Yahya Sinwar re-elected leader of Hamas in the Gaza Strip | Gaza News

Yahya Sinwar has been re-elected to head Hamas’s political wing in the Gaza Strip for a second four-year term, according to officials of the group ruling the besieged enclave.

His re-election on Wednesday comes ahead of the May 22 Palestinian legislative ballot, the first Palestinian vote in 15 years.

Ismail Haniya, head of Hamas’s political bureau and general leader, congratulated Sinwar in a statement.

“The movement’s commitment to [internal] elections every four years confirm our deep faith in the principle of the power of rotation, ”he said. “Today, the Hamas movement has made a milestone in its history and chooses its leaders in Gaza in a way that reflects authenticity and strong legitimacy.”

The Palestinian Maan News Agency quoted a Hamas source as saying that Sinwar won 167 out of 320 votes in the Gaza Shura Council.

Bassem Naim, a senior Hamas official, confirmed that Sinwar repelled a challenge from Nizar Awadallah, one of the founders of Hamas.

For his part, Awadallah stressed his support for Sinwar, saying in a statement, “We stand by his side in all positions to achieve the goals of our project and our movement.”

Sinwar is a former member of the armed wing of the group who spent more than 20 years in an Israeli prison after being convicted of kidnapping and killing two Israeli soldiers. He was released during a prisoner exchange in 2011.

“Sinwar’s victory shows that the man maintains a strong grip on things inside the movement, especially in its vital components such as the military wing,” Gaza political analyst Adnan Abu Amer said.

“The victory will allow Sinwar to pursue his policies, whether inside Gaza or with countries in the region, and to manage the conflict with Israel.”

Hamas took control of the Gaza Strip in 2007, a year after defeating Fatah, the party of Palestinian Authority (PA) President Mahmoud Abbas, in an election. Since then, Israel has imposed a land, air and naval blockade, aided by neighboring Egypt. He also launched three offensives against the Gaza Strip, and there have been many outbreaks.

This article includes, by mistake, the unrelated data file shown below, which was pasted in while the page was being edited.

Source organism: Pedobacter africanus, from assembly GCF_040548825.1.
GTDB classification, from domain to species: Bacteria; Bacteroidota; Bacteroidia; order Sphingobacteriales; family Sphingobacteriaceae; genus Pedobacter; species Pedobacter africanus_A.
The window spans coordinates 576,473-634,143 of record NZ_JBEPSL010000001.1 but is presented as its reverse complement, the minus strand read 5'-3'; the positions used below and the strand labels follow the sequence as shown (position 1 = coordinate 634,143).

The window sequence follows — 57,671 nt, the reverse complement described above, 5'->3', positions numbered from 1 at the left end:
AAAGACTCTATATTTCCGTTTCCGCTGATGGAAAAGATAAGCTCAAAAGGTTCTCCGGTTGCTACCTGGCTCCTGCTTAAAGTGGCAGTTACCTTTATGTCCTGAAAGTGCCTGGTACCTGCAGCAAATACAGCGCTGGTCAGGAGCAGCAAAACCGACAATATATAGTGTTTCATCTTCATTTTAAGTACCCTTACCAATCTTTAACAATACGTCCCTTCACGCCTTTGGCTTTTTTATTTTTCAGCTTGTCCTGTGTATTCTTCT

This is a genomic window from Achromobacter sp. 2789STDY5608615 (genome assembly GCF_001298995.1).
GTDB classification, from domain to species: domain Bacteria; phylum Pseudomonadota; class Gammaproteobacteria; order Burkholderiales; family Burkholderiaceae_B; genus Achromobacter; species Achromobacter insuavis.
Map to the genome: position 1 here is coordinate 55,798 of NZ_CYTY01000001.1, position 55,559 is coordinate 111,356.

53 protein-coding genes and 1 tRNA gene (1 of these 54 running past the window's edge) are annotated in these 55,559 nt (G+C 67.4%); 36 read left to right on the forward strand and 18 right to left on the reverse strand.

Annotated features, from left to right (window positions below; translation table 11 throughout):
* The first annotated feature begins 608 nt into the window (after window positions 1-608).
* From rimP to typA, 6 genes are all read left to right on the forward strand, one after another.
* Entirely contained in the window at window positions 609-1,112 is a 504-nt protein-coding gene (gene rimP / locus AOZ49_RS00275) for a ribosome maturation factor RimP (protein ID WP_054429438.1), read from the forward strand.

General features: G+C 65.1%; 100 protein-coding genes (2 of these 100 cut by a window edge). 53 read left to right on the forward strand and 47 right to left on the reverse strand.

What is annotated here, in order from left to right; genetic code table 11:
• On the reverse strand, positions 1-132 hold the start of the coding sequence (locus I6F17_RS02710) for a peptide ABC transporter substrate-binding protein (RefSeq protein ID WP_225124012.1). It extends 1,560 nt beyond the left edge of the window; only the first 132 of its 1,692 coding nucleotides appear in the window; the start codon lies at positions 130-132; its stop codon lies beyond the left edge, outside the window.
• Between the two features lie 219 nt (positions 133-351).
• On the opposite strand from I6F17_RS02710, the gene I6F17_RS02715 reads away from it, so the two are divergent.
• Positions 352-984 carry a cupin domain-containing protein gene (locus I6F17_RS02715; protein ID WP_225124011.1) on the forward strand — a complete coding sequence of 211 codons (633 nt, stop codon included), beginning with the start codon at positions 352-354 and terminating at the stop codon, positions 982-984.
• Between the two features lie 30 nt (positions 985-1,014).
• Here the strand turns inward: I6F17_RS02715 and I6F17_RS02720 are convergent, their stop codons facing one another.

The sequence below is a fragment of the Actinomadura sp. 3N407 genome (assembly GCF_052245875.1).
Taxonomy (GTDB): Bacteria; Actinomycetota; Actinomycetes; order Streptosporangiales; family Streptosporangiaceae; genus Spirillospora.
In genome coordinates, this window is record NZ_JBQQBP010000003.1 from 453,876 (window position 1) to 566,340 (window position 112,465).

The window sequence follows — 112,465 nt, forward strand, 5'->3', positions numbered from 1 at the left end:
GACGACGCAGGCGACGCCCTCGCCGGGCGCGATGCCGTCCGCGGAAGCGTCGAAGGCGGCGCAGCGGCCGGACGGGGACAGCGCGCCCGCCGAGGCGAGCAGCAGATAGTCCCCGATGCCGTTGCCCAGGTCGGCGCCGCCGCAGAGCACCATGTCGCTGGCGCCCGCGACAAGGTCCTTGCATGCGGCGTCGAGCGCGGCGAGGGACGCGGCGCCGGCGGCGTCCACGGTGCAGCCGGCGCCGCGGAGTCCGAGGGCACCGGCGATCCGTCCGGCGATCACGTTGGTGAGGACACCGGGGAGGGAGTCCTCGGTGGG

Hamas remained in power despite the crippling blockade, which devastated Gaza’s infrastructure and economy. Some two million people live in the overcrowded enclave, which now faces a spike in coronavirus infections.

Declining economy

The political wing has closer ties to Qatar and Turkey and tends to be more pragmatic in its dealings with Israel. The military wing has closer ties to Iran and favors a more confrontational approach towards Israel.

After taking office in 2017, Sinwar encouraged mass protests along the fence that separates Gaza from Israel as an alternative to his traditional tool of rocket fire at Israel.

The protests – called the Great March of Return – aimed to draw attention to Gaza’s poor living conditions and ease Israel’s blockade. Since the start of the rallies, hundreds of Palestinians have been killed and more than 30,000 injured by Israeli forces in the fenced areas around Gaza.

The protests failed in 2019 as part of an unofficial truce in which Qatar provided tens of millions of dollars to Hamas for employee salaries, aid projects and cash payments to poor families in return. calm down.

Sinwar was not afraid to push for a tougher confrontation. Last year, he threatened to go into action if Israel did not allow respirators and other medical aids to impoverished territory to fight the spread of the coronavirus.

“If we find this crown[virus] patients in Gaza [are] unable to breathe, we will prevent six million Zionists from breathing and we will get what we want from you by force, ”he said at the time.

Sinwar also helped improve strained relations with neighboring Egypt. He stepped up security along Gaza’s border with northern Sinai to aid the Egyptian military there, where it faced an armed campaign by local ISIS allies (ISIS).

The measures helped calm the situation in northern Sinai and, as a result, Egypt opened a passage for goods such as fuel and tobacco to enter Gaza. It has also increasingly regularly opened the Rafah border post, Gaza’s main gateway to the outside world.

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